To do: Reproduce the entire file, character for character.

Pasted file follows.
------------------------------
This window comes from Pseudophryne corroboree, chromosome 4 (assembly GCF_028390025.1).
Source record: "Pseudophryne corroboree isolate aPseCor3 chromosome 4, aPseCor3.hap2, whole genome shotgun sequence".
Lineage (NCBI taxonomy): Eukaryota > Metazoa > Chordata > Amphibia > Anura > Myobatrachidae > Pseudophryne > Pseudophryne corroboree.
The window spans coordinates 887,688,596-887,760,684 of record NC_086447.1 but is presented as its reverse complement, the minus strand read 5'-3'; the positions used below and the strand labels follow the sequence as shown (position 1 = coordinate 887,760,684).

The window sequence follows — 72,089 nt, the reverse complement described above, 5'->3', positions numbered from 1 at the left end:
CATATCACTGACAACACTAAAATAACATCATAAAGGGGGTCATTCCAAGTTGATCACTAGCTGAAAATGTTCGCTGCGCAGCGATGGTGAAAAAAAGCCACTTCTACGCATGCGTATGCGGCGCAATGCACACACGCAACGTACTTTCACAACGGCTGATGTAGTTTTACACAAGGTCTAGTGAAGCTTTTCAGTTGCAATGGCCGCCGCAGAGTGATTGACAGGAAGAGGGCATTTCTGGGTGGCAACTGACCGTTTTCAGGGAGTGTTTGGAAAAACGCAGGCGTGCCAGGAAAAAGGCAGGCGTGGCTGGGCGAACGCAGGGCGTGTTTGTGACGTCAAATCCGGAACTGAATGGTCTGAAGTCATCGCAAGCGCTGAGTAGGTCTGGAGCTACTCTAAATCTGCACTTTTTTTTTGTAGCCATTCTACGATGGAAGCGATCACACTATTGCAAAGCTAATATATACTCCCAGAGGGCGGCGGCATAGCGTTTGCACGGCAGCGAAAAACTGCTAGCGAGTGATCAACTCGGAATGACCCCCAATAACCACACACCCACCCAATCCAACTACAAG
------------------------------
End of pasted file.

This window comes from Pseudophryne corroboree, chromosome 4 (assembly GCF_028390025.1).
Source record: "Pseudophryne corroboree isolate aPseCor3 chromosome 4, aPseCor3.hap2, whole genome shotgun sequence".
Lineage (NCBI taxonomy): Eukaryota > Metazoa > Chordata > Amphibia > Anura > Myobatrachidae > Pseudophryne > Pseudophryne corroboree.
The window spans coordinates 887,688,596-887,760,684 of record NC_086447.1 but is presented as its reverse complement, the minus strand read 5'-3'; the positions used below and the strand labels follow the sequence as shown (position 1 = coordinate 887,760,684).

The window sequence follows — 72,089 nt, the reverse complement described above, 5'->3', positions numbered from 1 at the left end:
CATATCACTGACAACACTAAAATAACATCATAAAGGGGGTCATTCCAAGTTGATCACTAGCTGAAAATGTTCGCTGCGCAGCGATGGTGAAAAAAAGCCACTTCTACGCATGCGTATGCGGCGCAATGCACACACGCAACGTACTTTCACAACGGCTGATGTAGTTTTACACAAGGTCTAGTGAAGCTTTTCAGTTGCAATGGCCGCCGCAGAGTGATTGACAGGAAGAGGGCATTTCTGGGTGGCAACTGACCGTTTTCAGGGAGTGTTTGGAAAAACGCAGGCGTGCCAGGAAAAAGGCAGGCGTGGCTGGGCGAACGCAGGGCGTGTTTGTGACGTCAAATCCGGAACTGAATGGTCTGAAGTCATCGCAAGCGCTGAGTAGGTCTGGAGCTACTCTAAATCTGCACTTTTTTTTTGTAGCCATTCTACGATGGAAGCGATCACACTATTGCAAAGCTAATATATACTCCCAGAGGGCGGCGGCATAGCGTTTGCACGGCAGCGAAAAACTGCTAGCGAGTGATCAACTCGGAATGACCCCCAATAACCACACACCCACCCAATCCAACTACAAG